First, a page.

No matter how many new investment options we have at our disposal, property remains the classic choice. It's no wonder. Land is something you can see, feel and step on. You can easily understand the value of a good location.
Many of the world's biggest tycoons - in that Hong Kong is not unique - built their fortunes on land.
But property is by no means a sure bet. Often amateur property buyers, whether for a home or as a rental, get swept up in their own confidence, making grave mistakes that end up costing them a fortune.
No doubt when working towards your financial security, property ought to be an integral part of your investment portfolio.
Real estate may not always outpace stock returns over the long term - and can involve a myriad of tax issues - but it can put a roof over your head and offers a type of security and enjoyment that you just can't get with any other type of investment. So before you sign on the dotted line, consider some of the biggest mistakes frequently made by newly minted landlords:
Poor Research: You've heard it time and again - the key to buying property is location, location, location. But how do you find the best spot? Why do some seemingly fantastic areas flounder while poorer neighborhoods offer double, even triple-digit returns?
Why on Hong Kong Island, where land is so scarce, do places like Jardine's Lookout and Pok Fu Lam lag behind other neighborhoods? Location is a mysterious thing and every successful property investor will tell you a hundred different ways they evaluate what makes a good place for investment.
So how do you find your gem of an area? The answer is research.
But research in the property world is a bit more disordered - it's a messy mix of asking real estate agents, doing statistical and demographic research and simply gossiping with colleagues, friends and acquaintances.
Peter Churchouse, director of property at LIM Advisors, notes that in Hong Kong some of the best property advice might just come from your taxi driver, who probably knows every detail of a neighborhood – or you could go for a walk around the place yourself. There’s no substitute for wandering around the place where you might eventually live.
So do as much research as possible before you plunge into the property market. And don't, as many investors advise, move to a new place and buy right away. Take your time before locking up your cash.
Getting emotional: If you don't know already, people are passionate about property. A beautiful place or a hot piece of property is a nice ego booster. But remember that if you're buying a place to rent out, being bland - but not ugly or old - is better. Keep your personal passions, tastes and emotions in check.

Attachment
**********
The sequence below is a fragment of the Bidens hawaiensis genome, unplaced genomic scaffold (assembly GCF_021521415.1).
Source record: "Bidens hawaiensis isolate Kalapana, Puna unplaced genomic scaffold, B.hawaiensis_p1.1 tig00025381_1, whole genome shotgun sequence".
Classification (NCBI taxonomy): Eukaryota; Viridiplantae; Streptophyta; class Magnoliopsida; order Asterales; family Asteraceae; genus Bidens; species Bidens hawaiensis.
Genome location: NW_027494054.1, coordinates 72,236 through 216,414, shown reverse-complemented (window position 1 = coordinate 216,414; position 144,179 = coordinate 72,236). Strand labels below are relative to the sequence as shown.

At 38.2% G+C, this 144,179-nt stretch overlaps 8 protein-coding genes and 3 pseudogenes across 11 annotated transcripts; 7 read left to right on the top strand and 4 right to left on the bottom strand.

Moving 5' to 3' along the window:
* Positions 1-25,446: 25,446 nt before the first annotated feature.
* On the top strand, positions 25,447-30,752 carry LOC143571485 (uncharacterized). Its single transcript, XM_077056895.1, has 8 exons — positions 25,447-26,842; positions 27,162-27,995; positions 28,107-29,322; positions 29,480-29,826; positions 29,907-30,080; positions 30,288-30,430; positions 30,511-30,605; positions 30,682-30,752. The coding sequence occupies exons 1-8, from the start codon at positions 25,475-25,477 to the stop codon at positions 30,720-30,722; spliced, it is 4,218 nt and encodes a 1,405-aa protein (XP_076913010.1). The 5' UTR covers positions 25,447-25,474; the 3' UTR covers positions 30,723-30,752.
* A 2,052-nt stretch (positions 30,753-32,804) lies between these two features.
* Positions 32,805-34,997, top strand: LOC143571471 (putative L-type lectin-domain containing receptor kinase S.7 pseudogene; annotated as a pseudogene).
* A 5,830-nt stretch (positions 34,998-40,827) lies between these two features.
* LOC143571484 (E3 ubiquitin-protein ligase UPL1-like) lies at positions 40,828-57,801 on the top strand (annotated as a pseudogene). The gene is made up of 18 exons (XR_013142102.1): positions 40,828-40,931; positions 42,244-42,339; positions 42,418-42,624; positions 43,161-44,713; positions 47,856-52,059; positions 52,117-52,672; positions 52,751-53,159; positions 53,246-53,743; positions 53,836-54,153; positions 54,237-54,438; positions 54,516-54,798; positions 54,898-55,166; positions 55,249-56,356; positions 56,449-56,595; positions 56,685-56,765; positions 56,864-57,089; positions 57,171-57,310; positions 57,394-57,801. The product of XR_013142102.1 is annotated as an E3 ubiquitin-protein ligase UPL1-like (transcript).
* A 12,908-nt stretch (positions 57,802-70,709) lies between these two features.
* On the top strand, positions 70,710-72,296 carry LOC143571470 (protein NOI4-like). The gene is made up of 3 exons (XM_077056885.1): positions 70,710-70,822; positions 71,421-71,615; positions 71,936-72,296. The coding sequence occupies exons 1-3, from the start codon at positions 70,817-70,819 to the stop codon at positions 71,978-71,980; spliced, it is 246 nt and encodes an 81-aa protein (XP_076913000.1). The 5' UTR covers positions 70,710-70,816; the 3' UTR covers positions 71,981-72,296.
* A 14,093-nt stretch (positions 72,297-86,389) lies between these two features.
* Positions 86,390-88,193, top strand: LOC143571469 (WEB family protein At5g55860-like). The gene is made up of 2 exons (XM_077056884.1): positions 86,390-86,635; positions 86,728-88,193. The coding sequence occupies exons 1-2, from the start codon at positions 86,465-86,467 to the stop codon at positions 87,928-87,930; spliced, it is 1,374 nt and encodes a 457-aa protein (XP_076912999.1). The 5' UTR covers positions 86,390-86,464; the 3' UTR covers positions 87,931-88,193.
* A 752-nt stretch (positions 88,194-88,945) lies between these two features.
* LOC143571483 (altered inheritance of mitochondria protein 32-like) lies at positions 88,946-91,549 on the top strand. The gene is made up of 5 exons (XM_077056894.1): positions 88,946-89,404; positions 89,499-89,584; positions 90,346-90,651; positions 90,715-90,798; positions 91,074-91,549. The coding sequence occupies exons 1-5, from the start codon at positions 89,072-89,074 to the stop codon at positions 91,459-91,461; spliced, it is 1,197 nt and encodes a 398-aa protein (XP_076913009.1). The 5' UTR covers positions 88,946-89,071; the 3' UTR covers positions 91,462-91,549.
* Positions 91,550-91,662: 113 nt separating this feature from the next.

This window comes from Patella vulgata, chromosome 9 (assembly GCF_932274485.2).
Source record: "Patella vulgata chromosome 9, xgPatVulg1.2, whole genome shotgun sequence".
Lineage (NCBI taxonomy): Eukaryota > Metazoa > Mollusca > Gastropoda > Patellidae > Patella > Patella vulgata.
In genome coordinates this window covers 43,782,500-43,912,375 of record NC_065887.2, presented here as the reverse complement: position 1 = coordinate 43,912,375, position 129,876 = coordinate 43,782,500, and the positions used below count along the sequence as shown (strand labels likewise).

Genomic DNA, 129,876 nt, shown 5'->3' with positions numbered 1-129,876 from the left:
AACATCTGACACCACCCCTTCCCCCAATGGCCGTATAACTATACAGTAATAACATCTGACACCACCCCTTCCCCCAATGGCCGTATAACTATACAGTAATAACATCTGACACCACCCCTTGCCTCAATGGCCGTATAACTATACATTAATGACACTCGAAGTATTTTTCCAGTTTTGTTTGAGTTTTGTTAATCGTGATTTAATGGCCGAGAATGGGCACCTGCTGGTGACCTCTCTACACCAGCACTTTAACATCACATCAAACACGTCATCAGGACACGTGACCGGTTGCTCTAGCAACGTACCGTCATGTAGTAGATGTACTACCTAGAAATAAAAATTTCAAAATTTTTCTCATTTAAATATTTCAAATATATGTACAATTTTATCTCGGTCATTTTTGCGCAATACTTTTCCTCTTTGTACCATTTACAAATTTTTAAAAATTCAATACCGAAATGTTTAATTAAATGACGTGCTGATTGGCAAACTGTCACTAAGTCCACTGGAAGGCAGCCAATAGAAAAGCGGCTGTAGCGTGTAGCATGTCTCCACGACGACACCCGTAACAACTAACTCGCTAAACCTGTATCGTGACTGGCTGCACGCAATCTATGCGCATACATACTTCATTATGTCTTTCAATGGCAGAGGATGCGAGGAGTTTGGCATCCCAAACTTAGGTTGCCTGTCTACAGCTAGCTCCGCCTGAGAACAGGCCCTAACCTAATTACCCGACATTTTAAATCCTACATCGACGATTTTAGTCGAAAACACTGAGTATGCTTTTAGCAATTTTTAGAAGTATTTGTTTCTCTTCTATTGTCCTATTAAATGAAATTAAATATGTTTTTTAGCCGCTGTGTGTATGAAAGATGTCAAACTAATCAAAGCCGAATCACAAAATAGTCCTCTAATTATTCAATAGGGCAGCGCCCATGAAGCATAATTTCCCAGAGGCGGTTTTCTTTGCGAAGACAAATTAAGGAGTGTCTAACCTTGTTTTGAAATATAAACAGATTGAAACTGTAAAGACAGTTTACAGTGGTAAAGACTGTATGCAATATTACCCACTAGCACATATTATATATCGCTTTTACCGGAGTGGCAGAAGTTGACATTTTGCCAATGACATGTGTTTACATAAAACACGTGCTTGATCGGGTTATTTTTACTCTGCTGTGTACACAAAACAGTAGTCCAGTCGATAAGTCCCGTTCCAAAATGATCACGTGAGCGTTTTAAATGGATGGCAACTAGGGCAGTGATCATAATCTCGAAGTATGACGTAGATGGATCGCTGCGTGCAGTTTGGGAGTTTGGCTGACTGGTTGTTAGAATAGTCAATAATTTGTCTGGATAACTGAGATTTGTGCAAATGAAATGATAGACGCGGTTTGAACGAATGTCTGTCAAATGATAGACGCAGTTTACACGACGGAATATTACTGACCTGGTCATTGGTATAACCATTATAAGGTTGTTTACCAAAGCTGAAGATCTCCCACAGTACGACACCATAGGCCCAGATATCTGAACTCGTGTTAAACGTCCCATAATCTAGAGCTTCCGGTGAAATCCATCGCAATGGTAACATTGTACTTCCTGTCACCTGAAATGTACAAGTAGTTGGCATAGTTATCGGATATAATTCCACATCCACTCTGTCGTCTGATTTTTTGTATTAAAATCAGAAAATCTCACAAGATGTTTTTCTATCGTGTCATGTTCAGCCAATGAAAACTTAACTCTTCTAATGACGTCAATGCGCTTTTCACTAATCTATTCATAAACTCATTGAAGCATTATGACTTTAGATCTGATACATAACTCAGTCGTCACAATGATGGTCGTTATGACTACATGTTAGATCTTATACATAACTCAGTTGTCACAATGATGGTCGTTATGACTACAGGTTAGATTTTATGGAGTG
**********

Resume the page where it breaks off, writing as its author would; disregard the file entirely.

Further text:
Many first-time landlords go overboard on outfitting their rentals with the latest appliances or trendiest interior designs because they look expensive.
But remember your target market - does the family of four need built-in speakers on the walls?
When I invested in a property many years back, I had an idea of how I would decorate the place and got emotional about it.
But I learned a tough lesson: my taste, which I would like to think is not peculiar, was unfortunately not to everybody's taste. I replaced the furniture with more generic, pleasant pieces and the place rented out immediately.
Overcapitalizing: This ties into the emotions and is more relevant for property investors who simply want to rent a place out. Many new landlords believe having the most expensive-looking place will generate the highest rental returns.
Wrong. Chances are if you're spending money to install exquisite Italian granite marble countertops, you will never get that money back. You will simply be able to say to someone that you have exquisite Italian granite marble countertops.
Few tenants will pay more for that. Rental prices are determined largely by the other units in the area, square footage and number of rooms.
On the flip side, you certainly don't want to skimp either. Almost all renters expect to have air conditioning and/or heating. And no one wants to live with a leaky toilet. As long as you provide good conditioned amenities, you should do fine on your return.
Negotiate: In property investing, everything is negotiable, from the contractor's price for renovating your bathroom to the real estate agent's fee. The more property you own, the more clout you have - and thus, more experience.
Never pay for anything at face value but see what you can bargain down or what extras you can get thrown in. If you continue to use the same lawyer or property agent, that gives you further bargaining power down the road.
Negotiating can be an uncomfortable thing for many people but remember that in this area of investing, almost everyone expects it.
Keeping these rules in mind, you should be off on a solid path to property investing. And in case you're wondering, Jardine's Lookout has bad fung shui and Pok Fu Lam lacks comprehensive public transport.
That doesn't mean you won't find fantastic bargains in those areas, but that you'll have to do a bit more research. And in property investing, that is a good thing.
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